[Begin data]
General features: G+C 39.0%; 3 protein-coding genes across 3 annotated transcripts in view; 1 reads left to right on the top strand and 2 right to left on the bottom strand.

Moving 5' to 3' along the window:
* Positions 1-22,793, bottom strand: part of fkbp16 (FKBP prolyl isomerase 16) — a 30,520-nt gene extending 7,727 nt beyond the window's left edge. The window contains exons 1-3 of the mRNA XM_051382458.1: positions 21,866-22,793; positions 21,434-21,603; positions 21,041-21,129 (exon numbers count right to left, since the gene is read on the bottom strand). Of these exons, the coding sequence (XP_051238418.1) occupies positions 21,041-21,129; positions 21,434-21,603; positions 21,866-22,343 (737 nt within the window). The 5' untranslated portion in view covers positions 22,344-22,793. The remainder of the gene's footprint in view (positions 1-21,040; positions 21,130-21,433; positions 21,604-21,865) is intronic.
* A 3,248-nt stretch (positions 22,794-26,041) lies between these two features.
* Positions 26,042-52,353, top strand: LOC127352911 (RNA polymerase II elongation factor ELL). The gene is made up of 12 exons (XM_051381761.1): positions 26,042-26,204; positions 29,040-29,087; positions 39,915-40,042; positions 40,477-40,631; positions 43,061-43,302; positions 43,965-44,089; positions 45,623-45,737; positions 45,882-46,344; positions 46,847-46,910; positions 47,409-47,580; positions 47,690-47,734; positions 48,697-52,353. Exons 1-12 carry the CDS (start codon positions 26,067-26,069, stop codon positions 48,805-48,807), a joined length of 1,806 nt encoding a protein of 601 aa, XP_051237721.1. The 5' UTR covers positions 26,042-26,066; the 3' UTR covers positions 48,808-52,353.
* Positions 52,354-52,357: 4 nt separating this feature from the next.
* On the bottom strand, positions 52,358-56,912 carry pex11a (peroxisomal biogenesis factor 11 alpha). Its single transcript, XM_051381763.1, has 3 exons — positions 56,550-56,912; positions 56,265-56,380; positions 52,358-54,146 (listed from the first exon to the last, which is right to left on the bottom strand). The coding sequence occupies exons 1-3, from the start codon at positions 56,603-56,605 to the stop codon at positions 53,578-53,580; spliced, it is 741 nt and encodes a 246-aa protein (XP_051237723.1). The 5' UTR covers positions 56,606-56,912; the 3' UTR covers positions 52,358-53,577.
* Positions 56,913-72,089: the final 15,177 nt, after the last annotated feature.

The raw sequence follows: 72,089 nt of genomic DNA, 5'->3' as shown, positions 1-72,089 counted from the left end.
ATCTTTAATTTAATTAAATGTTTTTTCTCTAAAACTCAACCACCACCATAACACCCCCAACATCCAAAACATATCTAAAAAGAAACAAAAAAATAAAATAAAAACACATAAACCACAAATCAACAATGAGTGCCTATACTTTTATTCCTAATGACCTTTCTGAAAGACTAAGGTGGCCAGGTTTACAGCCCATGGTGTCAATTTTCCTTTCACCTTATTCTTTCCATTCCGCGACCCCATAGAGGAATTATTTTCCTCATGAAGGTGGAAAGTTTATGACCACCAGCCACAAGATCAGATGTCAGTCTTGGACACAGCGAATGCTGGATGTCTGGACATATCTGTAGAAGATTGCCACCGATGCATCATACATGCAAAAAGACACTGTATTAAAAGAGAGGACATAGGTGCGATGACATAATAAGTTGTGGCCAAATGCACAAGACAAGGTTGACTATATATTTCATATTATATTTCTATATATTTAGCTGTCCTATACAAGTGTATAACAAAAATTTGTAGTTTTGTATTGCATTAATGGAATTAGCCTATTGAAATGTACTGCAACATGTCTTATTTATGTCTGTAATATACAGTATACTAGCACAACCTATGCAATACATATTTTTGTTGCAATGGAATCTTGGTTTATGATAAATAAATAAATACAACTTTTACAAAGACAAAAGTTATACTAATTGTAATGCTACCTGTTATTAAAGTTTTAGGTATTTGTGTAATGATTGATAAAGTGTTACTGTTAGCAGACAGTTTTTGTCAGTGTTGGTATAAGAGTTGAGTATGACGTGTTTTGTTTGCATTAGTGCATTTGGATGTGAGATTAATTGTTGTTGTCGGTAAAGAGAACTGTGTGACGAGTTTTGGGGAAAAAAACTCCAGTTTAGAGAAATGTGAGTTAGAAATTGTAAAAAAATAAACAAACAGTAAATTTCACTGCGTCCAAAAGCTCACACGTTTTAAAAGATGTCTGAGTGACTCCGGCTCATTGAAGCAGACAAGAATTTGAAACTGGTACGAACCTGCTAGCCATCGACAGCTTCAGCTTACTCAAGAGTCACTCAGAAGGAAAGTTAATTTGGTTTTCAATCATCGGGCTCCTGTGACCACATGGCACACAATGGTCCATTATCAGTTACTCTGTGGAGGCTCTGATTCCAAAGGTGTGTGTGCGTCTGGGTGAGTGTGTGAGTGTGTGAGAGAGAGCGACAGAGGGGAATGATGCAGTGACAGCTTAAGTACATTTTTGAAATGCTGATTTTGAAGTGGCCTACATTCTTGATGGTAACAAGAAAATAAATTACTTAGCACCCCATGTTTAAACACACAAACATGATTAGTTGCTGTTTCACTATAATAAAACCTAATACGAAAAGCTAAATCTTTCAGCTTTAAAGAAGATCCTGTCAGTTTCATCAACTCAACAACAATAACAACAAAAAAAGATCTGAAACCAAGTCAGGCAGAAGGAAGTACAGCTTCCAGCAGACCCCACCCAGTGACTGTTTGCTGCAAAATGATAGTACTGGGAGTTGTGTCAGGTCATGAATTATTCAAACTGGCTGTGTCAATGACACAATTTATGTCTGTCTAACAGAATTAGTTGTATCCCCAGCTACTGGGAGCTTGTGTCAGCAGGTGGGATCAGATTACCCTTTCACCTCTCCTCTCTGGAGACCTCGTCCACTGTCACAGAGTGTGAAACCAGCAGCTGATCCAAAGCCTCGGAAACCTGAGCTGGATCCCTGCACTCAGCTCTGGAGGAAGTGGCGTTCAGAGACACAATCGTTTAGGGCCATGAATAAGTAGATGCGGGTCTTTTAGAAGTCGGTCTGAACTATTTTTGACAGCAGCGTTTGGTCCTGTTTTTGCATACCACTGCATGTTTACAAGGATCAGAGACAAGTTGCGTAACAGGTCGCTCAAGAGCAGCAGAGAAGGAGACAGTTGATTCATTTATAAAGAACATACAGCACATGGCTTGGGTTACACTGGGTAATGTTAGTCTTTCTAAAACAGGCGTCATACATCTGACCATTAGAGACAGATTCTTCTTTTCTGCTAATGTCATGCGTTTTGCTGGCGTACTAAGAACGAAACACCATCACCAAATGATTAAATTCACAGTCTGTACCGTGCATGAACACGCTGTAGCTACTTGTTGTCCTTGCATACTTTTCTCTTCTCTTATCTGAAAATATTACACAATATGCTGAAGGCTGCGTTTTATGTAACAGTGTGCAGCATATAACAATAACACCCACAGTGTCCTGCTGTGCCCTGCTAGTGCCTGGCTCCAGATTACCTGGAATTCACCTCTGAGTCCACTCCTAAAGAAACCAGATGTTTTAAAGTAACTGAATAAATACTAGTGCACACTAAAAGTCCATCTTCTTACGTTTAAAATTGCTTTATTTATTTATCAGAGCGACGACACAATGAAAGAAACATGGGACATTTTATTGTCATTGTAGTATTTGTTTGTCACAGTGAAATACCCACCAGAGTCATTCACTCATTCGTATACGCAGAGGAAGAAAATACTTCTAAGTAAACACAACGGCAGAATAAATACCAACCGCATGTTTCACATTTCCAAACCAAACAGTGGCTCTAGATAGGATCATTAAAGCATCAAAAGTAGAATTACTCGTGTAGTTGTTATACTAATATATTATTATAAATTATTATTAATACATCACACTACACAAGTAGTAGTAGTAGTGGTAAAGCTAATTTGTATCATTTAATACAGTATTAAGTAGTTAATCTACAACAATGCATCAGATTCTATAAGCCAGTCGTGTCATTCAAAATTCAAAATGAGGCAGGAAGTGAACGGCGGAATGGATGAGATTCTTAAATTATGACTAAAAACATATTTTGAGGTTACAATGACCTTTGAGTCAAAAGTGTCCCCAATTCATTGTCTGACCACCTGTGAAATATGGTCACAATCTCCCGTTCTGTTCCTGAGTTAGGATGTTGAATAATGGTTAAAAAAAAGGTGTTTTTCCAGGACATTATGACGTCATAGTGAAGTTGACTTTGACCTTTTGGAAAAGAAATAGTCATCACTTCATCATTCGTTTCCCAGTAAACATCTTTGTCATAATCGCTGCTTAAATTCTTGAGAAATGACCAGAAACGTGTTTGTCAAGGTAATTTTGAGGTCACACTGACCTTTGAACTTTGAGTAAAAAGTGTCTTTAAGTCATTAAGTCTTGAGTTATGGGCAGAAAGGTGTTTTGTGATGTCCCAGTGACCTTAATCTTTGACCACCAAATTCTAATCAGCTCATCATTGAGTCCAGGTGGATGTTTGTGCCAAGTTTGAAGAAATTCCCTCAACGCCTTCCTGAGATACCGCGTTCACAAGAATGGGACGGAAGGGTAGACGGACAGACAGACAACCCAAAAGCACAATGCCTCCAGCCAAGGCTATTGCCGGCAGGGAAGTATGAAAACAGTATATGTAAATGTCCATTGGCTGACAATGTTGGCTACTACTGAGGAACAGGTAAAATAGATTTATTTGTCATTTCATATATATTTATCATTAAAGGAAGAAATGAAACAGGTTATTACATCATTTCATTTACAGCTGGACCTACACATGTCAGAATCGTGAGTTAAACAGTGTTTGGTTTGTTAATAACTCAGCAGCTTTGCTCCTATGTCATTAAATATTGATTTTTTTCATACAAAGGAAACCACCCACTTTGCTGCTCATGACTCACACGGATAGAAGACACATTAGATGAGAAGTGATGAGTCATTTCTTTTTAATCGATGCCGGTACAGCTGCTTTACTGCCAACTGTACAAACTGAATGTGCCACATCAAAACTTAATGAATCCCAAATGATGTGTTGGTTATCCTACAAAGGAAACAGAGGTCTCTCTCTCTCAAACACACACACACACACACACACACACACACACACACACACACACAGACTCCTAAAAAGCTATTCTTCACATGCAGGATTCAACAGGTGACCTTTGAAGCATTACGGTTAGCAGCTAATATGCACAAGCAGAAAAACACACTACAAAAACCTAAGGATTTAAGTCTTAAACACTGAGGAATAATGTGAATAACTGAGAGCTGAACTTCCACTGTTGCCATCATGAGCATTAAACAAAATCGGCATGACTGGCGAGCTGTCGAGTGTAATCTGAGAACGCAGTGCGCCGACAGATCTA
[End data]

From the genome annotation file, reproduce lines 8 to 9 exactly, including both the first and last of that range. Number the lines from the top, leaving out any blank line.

* Positions 56,913-72,089: the final 15,177 nt, after the last annotated feature.

The raw sequence follows: 72,089 nt of genomic DNA, 5'->3' as shown, positions 1-72,089 counted from the left end.